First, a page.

We had been in Miami for three days. The weather window was opening for a couple of days meaning that the winds had shifted or “clocked” around to east and southeast. Once that happens the waves on the ocean need time to settle down. My client had talked to another captain friend who suggested that the window was now and we could make it from Miami. I wasn’t so sure, I wanted to head farther south to Angelfish Creek, near Key Largo to let the seas calm a little bit and to use the current to increase our speed but I was told this other Capt. had made over 300 crossings so we headed out anyway at 0730 with a falling tide. The problem with this is that the winds are out of the east, the tide is going out meaning we have wind blowing the opposite direction of the current so you get waves, lots of them, close together. So it was a little bit rough getting out. The winds were supposed to be out of the SE at 9 to 10 knots with waves 2 to 3 feet in the Gulf Stream.
Once we finally made it out of the channel and to the Safe Water buoy the winds were out of the east and the south east and then back to the east. The waves were out of the east. Because the Gulf Stream runs from south to north and we have to sail across it, you have to compensate for the current carrying you north of your destination. You do this by steering farther south than you would normally. The slower your boat the farther south you have to steer. Gulfstar sailboats are not known for their pointing ability, in other words it tends to side slip, alot. We tried for about two hours to make some headway but we kept drifting north and not getting very far towards Bimini. I pulled the plug at 0930 and decided to head back toward Biscayne Bay. We had drifted up to North Miami by this time and I didn’t want to fight the current all the way to Bimini and get there after dark. You need sunlight to read the water depths in the Bahamas. Once we made it into Biscayne Bay, near “Stiltsville” it was getting late and decided to head to Boca Chita Key for the night. We had been here last year and everyone had good memories of the place. On the way into Biscayne Bay I found out the other Captain had made all those crossing in a power boat. A perfect teaching moment.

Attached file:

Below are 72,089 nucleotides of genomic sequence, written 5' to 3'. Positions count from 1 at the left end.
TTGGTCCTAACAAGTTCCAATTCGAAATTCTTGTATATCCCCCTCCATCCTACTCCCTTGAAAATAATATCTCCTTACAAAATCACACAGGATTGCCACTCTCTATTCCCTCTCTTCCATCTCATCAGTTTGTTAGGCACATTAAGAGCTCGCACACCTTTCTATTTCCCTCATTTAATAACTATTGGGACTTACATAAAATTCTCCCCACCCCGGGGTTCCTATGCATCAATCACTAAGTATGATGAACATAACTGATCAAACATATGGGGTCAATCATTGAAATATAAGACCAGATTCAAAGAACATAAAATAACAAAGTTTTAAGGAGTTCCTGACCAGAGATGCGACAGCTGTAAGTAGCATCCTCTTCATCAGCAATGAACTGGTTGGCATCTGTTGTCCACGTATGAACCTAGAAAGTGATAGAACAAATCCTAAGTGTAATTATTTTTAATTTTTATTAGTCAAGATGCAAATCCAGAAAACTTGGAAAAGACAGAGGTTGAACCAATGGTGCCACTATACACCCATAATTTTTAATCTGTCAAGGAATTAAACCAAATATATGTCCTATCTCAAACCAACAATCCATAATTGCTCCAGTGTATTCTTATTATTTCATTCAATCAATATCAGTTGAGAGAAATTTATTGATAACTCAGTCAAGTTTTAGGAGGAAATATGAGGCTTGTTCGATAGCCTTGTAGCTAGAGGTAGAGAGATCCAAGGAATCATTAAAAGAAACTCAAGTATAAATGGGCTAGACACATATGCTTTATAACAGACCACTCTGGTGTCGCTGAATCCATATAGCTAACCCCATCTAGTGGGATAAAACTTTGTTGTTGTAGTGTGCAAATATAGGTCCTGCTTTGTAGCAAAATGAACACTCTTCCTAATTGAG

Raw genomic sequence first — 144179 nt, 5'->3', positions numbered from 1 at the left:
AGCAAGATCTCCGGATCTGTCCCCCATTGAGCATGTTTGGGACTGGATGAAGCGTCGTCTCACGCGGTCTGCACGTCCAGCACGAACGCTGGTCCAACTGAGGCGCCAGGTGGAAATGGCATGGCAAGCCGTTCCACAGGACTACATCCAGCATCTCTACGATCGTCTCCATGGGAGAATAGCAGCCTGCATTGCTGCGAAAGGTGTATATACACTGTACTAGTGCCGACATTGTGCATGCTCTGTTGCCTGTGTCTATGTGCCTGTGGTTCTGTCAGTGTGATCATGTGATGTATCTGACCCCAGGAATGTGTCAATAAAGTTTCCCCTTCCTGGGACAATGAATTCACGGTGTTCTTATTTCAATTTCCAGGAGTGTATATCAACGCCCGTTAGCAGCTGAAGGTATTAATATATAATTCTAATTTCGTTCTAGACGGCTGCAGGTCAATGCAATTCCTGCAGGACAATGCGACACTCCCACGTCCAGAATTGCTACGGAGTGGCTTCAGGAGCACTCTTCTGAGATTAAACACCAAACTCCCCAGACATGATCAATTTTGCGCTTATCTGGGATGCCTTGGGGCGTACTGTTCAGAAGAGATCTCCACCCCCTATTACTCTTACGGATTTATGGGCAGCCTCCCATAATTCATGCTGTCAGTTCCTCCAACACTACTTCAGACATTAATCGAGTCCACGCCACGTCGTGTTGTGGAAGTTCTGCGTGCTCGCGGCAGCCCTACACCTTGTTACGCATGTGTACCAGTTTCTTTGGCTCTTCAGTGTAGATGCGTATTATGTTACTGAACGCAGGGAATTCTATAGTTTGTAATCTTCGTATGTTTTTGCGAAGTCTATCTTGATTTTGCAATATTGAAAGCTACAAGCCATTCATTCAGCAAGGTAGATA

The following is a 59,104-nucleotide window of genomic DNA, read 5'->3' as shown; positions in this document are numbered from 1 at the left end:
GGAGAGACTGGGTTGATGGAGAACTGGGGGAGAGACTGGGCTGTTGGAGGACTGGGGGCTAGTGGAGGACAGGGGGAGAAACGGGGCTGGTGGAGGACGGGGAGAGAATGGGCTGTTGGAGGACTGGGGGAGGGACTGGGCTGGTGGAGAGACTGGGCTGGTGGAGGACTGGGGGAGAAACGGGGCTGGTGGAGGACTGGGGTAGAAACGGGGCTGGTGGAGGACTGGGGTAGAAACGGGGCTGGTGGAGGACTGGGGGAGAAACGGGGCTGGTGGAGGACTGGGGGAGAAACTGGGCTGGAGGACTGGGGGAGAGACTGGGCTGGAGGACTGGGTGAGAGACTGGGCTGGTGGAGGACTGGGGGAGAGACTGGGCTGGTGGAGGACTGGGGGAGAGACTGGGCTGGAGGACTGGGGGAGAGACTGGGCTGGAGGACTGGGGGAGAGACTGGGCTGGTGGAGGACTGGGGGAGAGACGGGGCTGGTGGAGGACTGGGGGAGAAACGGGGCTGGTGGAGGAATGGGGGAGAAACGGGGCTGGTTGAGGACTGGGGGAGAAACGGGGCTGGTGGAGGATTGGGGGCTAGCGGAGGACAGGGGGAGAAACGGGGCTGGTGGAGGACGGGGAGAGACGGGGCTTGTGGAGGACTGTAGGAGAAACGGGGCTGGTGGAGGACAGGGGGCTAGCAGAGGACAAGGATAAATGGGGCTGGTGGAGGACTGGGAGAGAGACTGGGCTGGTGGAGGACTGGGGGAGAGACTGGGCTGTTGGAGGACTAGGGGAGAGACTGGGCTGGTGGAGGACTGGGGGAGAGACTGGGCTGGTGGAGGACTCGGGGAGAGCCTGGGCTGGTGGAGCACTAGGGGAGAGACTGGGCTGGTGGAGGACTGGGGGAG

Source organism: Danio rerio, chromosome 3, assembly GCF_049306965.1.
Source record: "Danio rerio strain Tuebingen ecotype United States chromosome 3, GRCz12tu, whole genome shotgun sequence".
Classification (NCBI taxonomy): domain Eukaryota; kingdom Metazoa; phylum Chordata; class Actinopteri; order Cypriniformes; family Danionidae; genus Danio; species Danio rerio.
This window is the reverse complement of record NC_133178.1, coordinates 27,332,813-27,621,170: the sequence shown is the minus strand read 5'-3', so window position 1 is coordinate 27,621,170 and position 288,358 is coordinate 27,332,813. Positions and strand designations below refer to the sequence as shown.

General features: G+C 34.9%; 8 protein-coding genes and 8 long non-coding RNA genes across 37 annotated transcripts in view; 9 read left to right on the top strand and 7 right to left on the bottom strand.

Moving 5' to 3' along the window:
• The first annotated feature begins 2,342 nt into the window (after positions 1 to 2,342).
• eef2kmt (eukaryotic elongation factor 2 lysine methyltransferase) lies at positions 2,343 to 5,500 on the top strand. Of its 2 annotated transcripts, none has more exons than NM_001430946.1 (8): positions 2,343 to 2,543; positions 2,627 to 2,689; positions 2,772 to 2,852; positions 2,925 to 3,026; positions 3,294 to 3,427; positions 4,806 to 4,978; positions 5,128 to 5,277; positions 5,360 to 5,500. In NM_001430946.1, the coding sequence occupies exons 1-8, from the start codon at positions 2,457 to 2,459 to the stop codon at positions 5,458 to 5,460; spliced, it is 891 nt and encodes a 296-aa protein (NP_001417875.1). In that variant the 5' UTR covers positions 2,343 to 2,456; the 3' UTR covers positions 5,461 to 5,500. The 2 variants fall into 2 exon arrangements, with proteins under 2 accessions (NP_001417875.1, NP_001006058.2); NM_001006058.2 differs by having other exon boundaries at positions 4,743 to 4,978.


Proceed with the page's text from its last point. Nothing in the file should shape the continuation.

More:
Boca Chita was good and we headed out the next morning for Angelfish Creek and Key Largo. I started asking about Plan B if we missed the window which had been to go around to the Gulf coast of Florida when we started out. Not anymore, it was Bahamas or bust. The weather window was closing, there was a trough of low pressure over western Cuba, winds were going to shift back to the north and we would have thunderstorms soon. I start talking about a night crossing.
We made it down to Pumpkin Key and anchored out early in the afternoon. We are not far from the bayside entrance to Anglefish Creek. The winds are going to clock around by 1500 (3pm) the next afternoon so it’s on the table: Up at 0200(2am), leave by 0300(3am) and get to Bimini at around 1200. Or, wait until another window, which looks like a week away. I don’t want to get to Bimini too early either, with the sun in my face. At 1830 (6:30pm) the decision is to go. We all went to bed early and I actually slept pretty well.
The alarm went off at 0200 and I started checking all the weather inputs, buoys and double checking my charts. I’ve never been through Anglefish Creek before but you gotta love Google Earth and charts to give you a pretty good feel for things. I didn’t count on the fog and the fact that the full moon was going in and out behind the clouds. The fog was light but I was on the bay side, what would it be like ocean side. With two people on the bow with flashlights and Jane relaying info back and forth we slowly, very slowly worked our way into and through the creek. the fog did get a little heavier on the other side but we still had four to five miles of visibility. We worked our way across Hawk Channel and into the deep water and we were off, 54 miles to Bimini on a course of 66 degrees magnetic. Winds were light, around 9 to 10 knots, seas were calm 1 to 2 feet with 9 second intervals. We made between 7 and 9 knots the whole way.
We kept a sharp lookout for other ship traffic and we did run into a few showers just outside of Bimini. The entrance in to North Bimini, Alice Town, is not very well marked, not like the US. Two markers show you the entrance and then you are on your on, with a reef between you and the channel. I didn’t feel comfortable going in the “new” channel so I went around and took my chances in the old channel. The boat only draws 3’3″ and I was following other boats so I felt a little better doing that.
We made it inside and docked at Sea Crest Marina. Only the Master of the Vessel can get off the boat and go to Customs and Immigration to clear every one in. Once that was done everyone was able to get off the boat and stretch their legs. Welcome to the Bahama’s, Mon!